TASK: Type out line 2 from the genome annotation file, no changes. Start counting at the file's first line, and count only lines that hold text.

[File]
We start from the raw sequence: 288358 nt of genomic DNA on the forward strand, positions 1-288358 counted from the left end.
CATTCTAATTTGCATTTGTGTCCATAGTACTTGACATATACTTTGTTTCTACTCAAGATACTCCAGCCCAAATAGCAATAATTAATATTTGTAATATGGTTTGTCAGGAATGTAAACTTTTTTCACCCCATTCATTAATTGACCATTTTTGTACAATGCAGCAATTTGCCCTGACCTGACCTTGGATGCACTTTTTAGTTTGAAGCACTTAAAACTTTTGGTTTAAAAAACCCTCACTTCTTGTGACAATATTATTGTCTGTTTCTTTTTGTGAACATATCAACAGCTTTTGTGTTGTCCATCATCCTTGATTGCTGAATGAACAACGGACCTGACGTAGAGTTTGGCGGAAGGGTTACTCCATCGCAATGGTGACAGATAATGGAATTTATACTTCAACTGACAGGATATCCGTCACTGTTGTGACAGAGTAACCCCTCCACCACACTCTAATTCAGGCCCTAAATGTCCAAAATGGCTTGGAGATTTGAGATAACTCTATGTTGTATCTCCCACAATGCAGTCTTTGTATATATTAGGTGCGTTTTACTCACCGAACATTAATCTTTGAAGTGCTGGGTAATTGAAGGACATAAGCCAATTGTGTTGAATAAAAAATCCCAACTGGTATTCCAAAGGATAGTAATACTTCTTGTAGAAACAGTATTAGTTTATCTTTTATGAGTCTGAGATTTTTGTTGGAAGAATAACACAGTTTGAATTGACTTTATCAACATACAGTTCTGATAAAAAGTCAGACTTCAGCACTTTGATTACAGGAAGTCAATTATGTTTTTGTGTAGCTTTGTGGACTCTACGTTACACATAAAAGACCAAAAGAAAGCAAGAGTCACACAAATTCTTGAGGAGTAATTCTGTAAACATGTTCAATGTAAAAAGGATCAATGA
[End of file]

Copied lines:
CATTCTAATTTGCATTTGTGTCCATAGTACTTGACATATACTTTGTTTCTACTCAAGATACTCCAGCCCAAATAGCAATAATTAATATTTGTAATATGGTTTGTCAGGAATGTAAACTTTTTTCACCCCATTCATTAATTGACCATTTTTGTACAATGCAGCAATTTGCCCTGACCTGACCTTGGATGCACTTTTTAGTTTGAAGCACTTAAAACTTTTGGTTTAAAAAACCCTCACTTCTTGTGACAATATTATTGTCTGTTTCTTTTTGTGAACATATCAACAGCTTTTGTGTTGTCCATCATCCTTGATTGCTGAATGAACAACGGACCTGACGTAGAGTTTGGCGGAAGGGTTACTCCATCGCAATGGTGACAGATAATGGAATTTATACTTCAACTGACAGGATATCCGTCACTGTTGTGACAGAGTAACCCCTCCACCACACTCTAATTCAGGCCCTAAATGTCCAAAATGGCTTGGAGATTTGAGATAACTCTATGTTGTATCTCCCACAATGCAGTCTTTGTATATATTAGGTGCGTTTTACTCACCGAACATTAATCTTTGAAGTGCTGGGTAATTGAAGGACATAAGCCAATTGTGTTGAATAAAAAATCCCAACTGGTATTCCAAAGGATAGTAATACTTCTTGTAGAAACAGTATTAGTTTATCTTTTATGAGTCTGAGATTTTTGTTGGAAGAATAACACAGTTTGAATTGACTTTATCAACATACAGTTCTGATAAAAAGTCAGACTTCAGCACTTTGATTACAGGAAGTCAATTATGTTTTTGTGTAGCTTTGTGGACTCTACGTTACACATAAAAGACCAAAAGAAAGCAAGAGTCACACAAATTCTTGAGGAGTAATTCTGTAAACATGTTCAATGTAAAAAGGATCAATGA